Wealthier Consumers Keep Buying Organic

High-end consumers are still hungry for costlier organic products, per a recent study from Packaged Facts, a division of Market Research Group.
 
The study found that “premium” consumers (single-person households making $75,000-plus or multiple-person homes pulling in $100,000 or more) made similar food product and store choices during the first quarter of the year compared to Q3 2008.

Premium consumers continue to be more likely than other consumers (28 percent versus 25 percent) to look for organic and natural foods at the grocery store. Additionally, those premium consumers reporting being significantly worse off than last year are more likely than those whose income has stayed steady to purchase organic and natural foods, despite the higher cost (33 percent versus 26 percent). This reflects that concerns about health are trumping concerns about cost, according to David Sprinkle, research director for the Market Research Group and author of the report.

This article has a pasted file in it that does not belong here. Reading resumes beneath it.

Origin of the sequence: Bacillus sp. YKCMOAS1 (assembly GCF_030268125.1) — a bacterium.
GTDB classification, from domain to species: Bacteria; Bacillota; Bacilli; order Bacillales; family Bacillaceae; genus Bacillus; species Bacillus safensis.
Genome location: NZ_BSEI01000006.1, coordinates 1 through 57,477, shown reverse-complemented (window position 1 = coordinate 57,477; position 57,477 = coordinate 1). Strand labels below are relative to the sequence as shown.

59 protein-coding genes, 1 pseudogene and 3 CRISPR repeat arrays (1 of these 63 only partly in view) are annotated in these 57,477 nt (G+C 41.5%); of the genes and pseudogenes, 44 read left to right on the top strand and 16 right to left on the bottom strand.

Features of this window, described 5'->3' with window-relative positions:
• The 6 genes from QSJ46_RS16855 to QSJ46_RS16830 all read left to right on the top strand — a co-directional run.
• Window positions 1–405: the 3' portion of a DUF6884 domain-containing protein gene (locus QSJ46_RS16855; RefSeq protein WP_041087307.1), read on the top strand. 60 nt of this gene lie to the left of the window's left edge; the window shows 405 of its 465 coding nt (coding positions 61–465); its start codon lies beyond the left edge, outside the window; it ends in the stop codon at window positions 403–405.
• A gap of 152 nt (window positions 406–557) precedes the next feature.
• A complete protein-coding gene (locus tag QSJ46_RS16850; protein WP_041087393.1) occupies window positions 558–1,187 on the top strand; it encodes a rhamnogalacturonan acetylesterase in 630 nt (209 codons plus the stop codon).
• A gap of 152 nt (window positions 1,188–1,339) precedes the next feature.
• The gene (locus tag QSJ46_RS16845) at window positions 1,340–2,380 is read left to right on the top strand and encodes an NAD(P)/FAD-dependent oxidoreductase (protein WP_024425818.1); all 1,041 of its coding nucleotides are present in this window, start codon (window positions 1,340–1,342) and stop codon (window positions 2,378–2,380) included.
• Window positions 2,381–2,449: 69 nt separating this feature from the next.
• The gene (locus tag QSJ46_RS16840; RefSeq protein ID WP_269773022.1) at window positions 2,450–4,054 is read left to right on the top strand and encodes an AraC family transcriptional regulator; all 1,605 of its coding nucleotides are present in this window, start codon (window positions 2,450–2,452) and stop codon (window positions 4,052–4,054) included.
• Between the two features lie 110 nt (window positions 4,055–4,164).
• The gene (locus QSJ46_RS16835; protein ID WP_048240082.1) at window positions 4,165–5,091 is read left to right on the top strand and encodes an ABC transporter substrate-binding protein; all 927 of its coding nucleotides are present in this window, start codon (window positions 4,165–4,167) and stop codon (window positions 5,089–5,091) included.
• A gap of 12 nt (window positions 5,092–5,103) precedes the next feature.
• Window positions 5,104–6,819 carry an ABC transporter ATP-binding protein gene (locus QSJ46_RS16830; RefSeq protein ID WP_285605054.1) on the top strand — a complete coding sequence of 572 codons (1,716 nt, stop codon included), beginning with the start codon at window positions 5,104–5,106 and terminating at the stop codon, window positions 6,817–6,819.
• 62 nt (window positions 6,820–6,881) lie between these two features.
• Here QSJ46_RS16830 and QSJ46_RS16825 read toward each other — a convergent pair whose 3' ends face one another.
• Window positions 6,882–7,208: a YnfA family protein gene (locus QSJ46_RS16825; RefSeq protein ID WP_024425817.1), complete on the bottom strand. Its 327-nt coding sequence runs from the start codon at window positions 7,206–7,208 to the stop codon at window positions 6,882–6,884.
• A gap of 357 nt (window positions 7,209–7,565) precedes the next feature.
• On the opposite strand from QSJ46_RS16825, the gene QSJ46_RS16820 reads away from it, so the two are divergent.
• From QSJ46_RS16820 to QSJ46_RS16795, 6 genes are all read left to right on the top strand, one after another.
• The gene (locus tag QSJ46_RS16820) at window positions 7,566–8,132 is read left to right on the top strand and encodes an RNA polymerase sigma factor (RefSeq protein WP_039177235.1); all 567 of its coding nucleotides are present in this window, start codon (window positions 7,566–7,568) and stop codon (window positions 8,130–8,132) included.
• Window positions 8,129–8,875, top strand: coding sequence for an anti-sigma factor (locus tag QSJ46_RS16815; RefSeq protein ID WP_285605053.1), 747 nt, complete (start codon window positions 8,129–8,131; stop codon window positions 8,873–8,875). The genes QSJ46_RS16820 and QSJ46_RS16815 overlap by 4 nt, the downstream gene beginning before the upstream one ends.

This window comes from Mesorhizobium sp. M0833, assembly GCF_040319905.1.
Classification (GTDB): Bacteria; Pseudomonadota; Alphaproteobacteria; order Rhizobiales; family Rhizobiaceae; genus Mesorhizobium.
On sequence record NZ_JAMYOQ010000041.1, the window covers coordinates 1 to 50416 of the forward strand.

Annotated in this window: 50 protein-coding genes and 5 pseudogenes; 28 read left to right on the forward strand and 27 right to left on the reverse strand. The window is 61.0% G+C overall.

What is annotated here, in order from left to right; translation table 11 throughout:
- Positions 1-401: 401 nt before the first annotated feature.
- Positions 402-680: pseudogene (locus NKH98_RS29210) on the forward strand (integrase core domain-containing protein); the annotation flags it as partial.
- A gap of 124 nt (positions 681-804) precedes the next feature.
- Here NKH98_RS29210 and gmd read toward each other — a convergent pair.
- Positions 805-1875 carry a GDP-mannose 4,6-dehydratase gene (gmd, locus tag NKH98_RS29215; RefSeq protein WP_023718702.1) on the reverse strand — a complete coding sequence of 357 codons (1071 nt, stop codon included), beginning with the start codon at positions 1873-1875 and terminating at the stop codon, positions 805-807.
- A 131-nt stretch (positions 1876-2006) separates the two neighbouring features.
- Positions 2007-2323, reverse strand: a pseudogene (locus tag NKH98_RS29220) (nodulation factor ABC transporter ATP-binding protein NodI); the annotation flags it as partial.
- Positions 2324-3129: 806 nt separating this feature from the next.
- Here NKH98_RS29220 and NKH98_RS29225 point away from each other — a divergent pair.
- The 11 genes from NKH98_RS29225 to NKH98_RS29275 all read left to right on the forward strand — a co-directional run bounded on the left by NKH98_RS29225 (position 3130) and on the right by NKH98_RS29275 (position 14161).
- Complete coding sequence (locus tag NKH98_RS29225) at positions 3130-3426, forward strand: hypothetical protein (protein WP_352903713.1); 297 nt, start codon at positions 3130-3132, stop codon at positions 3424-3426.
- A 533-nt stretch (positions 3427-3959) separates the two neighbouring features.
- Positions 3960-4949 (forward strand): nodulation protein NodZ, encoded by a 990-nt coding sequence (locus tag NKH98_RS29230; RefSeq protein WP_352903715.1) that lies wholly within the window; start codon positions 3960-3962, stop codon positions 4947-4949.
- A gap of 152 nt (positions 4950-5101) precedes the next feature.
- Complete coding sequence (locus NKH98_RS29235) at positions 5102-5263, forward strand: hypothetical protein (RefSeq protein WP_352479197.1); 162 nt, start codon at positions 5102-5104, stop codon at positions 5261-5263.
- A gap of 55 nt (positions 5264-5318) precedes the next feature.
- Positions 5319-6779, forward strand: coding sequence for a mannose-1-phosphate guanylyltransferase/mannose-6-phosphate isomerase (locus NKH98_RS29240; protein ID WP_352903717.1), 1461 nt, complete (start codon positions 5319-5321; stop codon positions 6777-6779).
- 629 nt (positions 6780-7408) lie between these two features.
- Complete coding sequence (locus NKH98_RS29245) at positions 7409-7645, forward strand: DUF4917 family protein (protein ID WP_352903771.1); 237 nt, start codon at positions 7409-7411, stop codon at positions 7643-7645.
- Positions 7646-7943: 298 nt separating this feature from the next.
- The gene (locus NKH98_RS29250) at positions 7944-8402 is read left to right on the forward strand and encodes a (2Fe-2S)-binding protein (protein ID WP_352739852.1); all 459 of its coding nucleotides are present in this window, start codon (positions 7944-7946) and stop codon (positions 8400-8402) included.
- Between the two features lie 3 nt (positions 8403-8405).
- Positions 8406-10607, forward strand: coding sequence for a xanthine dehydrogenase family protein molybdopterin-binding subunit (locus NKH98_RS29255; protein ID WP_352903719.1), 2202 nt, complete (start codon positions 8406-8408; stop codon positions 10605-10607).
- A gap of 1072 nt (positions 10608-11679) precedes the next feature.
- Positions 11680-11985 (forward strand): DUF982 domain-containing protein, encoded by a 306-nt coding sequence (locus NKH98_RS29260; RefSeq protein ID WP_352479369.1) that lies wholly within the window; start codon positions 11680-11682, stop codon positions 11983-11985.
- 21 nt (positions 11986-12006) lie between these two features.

“There’s a real connection between what you eat and how healthy you are, and between how healthy you are and healthcare, and even productivity,” said Sprinkle. “It might mean looking good for the next interview. It might mean staying healthy to keep your job . . . I think consumers are lining up those dots.”

But value and convenience remain a concern for premium consumers, and more are shopping at super centers and other warehouse outlets than in years past. Forty-seven percent of premium shoppers are likely to buy their groceries at Wal-Mart, compared with 31.3 percent in 2004; 37 percent buy at wholesale clubs, compared to 35.8 percent in 2004.

“Supercenters have become very good at attracting the shoppers who do their ‘load-up shopping trips,’” said Sprinkle. “The cost saving associated with super centers helps them do that. People are taking fewer shopping trips. They are controlling their shopping more to cut out indulgences and stay focused.”

Groceries spending for upscale consumers remained steady with previous years, with 26.9 percent are still spending $150 or more per week on food. This is slightly above the 26.2 percent spending the same in 2006, though a drop from the 2007 portion, of 32.7 percent.

Nielsen Business Media